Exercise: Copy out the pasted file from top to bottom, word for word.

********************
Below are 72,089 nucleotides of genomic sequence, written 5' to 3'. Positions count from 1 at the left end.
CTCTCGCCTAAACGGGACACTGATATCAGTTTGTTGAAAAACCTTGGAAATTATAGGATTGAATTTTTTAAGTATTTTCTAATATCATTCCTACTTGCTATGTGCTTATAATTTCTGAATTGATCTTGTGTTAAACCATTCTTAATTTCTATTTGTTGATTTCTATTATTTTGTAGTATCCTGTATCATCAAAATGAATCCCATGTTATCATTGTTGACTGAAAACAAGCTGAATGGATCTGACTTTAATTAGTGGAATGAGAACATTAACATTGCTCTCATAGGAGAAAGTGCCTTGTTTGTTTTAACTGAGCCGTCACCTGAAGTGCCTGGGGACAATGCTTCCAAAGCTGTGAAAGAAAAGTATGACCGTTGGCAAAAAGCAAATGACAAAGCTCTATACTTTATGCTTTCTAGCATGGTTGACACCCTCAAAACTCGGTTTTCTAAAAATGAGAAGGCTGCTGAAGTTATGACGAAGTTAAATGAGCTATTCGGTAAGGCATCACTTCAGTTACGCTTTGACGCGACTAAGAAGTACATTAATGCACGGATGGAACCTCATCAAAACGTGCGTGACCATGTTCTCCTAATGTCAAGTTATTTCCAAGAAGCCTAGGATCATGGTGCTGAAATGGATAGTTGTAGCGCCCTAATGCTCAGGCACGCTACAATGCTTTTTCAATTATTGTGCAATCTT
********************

Below are 72,089 nucleotides of genomic sequence, written 5' to 3'. Positions count from 1 at the left end.
CTCTCGCCTAAACGGGACACTGATATCAGTTTGTTGAAAAACCTTGGAAATTATAGGATTGAATTTTTTAAGTATTTTCTAATATCATTCCTACTTGCTATGTGCTTATAATTTCTGAATTGATCTTGTGTTAAACCATTCTTAATTTCTATTTGTTGATTTCTATTATTTTGTAGTATCCTGTATCATCAAAATGAATCCCATGTTATCATTGTTGACTGAAAACAAGCTGAATGGATCTGACTTTAATTAGTGGAATGAGAACATTAACATTGCTCTCATAGGAGAAAGTGCCTTGTTTGTTTTAACTGAGCCGTCACCTGAAGTGCCTGGGGACAATGCTTCCAAAGCTGTGAAAGAAAAGTATGACCGTTGGCAAAAAGCAAATGACAAAGCTCTATACTTTATGCTTTCTAGCATGGTTGACACCCTCAAAACTCGGTTTTCTAAAAATGAGAAGGCTGCTGAAGTTATGACGAAGTTAAATGAGCTATTCGGTAAGGCATCACTTCAGTTACGCTTTGACGCGACTAAGAAGTACATTAATGCACGGATGGAACCTCATCAAAACGTGCGTGACCATGTTCTCCTAATGTCAAGTTATTTCCAAGAAGCCTAGGATCATGGTGCTGAAATGGATAGTTGTAGCGCCCTAATGCTCAGGCACGCTACAATGCTTTTTCAATTATTGTGCAATCTT